The Los Angeles school district has quietly shut down a high-profile special investigative panel intended to review the Miramonte Elementary child-abuse case, citing its cost.
The school system had pledged to form the commission in 2012 as a measure of its commitment to protect students after the arrest of veteran elementary teacher
Civil rights attorney Connie Rice, who was asked to lead the commission, said she believes that L.A. Unified feared increasing its liability if the panel found fault with the school system. The district has paid about $30 million to 63 students and their families to settle civil lawsuits, along with millions more in legal fees and other costs. Other litigation is proceeding to trial.
"Their legal counsel didn't want me or the commission anywhere near this," Rice said. "But I don't care about the lawsuits. I care about the kids."
As recently as November 2013, the district touted the commission. But the panel had been shelved a year earlier, as indicated in an email obtained by The Times.
"As you will recall, in a July 24 e-mail, I confirmed the Superintendent's commitment to fund the work of the commission," said Greg McNair, a senior L.A. Unified attorney, in the Nov. 5, 2012, message. "Since then, however, the financial outlook for the District weakened. The Superintendent now finds himself in the unfortunate position of being unable to finance the commission's work unless either Proposition 30 or Proposition 38 passes."
Prop. 30 passed — raising new tax revenue for schools across the state. But there was no additional communication with Rice.
McNair said Tuesday that the superintendent has made efforts behind the scenes to seek outside funding, but without success. He did not provide evidence of this outreach; nor was there any public acknowledgment.
"We haven't yet found anyone who is willing to fund the commission and it would be awkward to mention the names of the people who said no," McNair said.
The district has undergone one outside review from state auditors that resulted in changes in the way the system handles allegations of misconduct, he said. In addition, the district has provided counseling and other services to Miramonte families at its own expense, he said.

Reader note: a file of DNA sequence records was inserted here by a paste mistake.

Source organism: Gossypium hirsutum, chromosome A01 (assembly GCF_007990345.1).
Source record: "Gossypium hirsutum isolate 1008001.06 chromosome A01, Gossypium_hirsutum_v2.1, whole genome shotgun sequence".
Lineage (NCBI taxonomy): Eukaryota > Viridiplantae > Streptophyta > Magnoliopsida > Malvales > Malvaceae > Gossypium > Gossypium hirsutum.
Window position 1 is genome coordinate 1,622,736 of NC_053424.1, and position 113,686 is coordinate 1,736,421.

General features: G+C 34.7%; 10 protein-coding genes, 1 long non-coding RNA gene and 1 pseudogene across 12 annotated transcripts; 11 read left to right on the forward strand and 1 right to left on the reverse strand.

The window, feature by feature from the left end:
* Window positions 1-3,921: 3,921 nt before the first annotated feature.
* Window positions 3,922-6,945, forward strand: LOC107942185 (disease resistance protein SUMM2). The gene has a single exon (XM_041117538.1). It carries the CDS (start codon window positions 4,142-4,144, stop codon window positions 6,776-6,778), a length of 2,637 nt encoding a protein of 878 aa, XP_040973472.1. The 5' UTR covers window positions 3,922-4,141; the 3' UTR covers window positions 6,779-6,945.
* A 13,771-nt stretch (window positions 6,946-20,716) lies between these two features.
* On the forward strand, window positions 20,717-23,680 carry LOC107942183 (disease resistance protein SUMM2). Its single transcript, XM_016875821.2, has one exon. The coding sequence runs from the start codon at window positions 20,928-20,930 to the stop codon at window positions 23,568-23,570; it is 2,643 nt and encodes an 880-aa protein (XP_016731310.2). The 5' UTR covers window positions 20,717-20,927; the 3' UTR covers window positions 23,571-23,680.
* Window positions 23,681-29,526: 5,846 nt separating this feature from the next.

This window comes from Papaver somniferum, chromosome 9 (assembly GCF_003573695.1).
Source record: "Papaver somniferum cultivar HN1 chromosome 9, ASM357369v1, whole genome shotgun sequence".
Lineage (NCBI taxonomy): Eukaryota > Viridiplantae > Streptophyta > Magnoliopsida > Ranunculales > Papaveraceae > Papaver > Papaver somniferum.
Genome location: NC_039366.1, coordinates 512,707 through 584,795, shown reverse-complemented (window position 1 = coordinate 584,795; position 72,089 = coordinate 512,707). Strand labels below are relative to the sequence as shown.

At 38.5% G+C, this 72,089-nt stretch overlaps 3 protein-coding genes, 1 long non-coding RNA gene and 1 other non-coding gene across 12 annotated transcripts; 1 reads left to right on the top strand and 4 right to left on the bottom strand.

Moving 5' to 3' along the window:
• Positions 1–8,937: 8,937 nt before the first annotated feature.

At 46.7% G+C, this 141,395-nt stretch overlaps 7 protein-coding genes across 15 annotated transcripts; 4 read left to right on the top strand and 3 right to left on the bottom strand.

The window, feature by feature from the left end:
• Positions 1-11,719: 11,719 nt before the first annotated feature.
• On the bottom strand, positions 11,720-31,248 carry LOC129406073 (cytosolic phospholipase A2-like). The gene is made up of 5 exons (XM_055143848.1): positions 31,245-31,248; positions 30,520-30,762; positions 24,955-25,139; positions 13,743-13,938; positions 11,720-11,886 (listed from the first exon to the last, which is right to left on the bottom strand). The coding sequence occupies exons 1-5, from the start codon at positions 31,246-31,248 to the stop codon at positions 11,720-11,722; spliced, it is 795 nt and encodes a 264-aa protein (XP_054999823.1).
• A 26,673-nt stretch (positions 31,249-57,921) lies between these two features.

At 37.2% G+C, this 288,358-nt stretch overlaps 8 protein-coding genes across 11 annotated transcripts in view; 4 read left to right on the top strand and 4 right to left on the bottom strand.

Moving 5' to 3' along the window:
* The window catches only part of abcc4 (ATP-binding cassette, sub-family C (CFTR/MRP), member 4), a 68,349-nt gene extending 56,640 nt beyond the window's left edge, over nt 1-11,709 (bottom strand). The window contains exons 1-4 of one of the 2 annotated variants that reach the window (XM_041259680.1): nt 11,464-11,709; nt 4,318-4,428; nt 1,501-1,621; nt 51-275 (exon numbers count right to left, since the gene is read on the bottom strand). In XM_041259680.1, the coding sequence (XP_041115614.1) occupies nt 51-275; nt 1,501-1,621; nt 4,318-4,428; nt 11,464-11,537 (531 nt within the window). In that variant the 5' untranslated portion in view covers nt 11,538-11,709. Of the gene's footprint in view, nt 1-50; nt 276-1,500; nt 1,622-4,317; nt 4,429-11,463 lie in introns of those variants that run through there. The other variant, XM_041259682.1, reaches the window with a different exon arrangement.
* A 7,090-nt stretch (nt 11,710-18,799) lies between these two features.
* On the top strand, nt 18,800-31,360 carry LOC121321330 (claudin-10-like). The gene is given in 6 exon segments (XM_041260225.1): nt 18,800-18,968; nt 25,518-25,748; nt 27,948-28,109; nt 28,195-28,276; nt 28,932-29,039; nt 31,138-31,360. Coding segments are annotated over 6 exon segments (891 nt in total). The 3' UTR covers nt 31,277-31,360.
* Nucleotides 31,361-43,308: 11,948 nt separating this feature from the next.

McNair added that he has apologized to Rice for "poor communication."
"We're not concerned about the liability impact," McNair said. "We're interested in the truth, in hearing all of it."
Lawyers representing Miramonte families in civil cases challenged this account.
"Mr. Deasy made a solemn promise to Miramonte parents to get to the bottom of what went wrong with the appointment of this commission," said attorney John Manly.
District officials "were afraid that the final report would lay the blame where it belongs" — with L.A. Unified, said attorney Luis Carrillo.
In the civil cases, the district is liable for harm caused to students if it knew or should have known about possible problems with Berndt.
Rice, who first disclosed the fate of the commission in a report on KPCC-FM (89.3), said she had assembled an "A-team," both for fact-finding and to develop the best protective measures. The group included prosecutors, former FBI agents, experts on pedophiles and former L.A. police Chief Bill Bratton, who currently heads the New York City police force.
The panel would have required financial resources, but would have been worth it, said Rice, who served without compensation.
"This district is not the picture of competence. They really do need an outside evaluation and they really need experts," she said.
The Berndt case was the largest misconduct episode in L.A. Unified history. The teacher pleaded no contest in November 2013 to 23 counts of lewd conduct and received a sentence of 25 years.
Investigators accused Berndt of spoon-feeding his semen to blind-folded students as part of what he is said to have called a tasting game, among other allegations. The evidence included photos of students apparently engaged in those acts.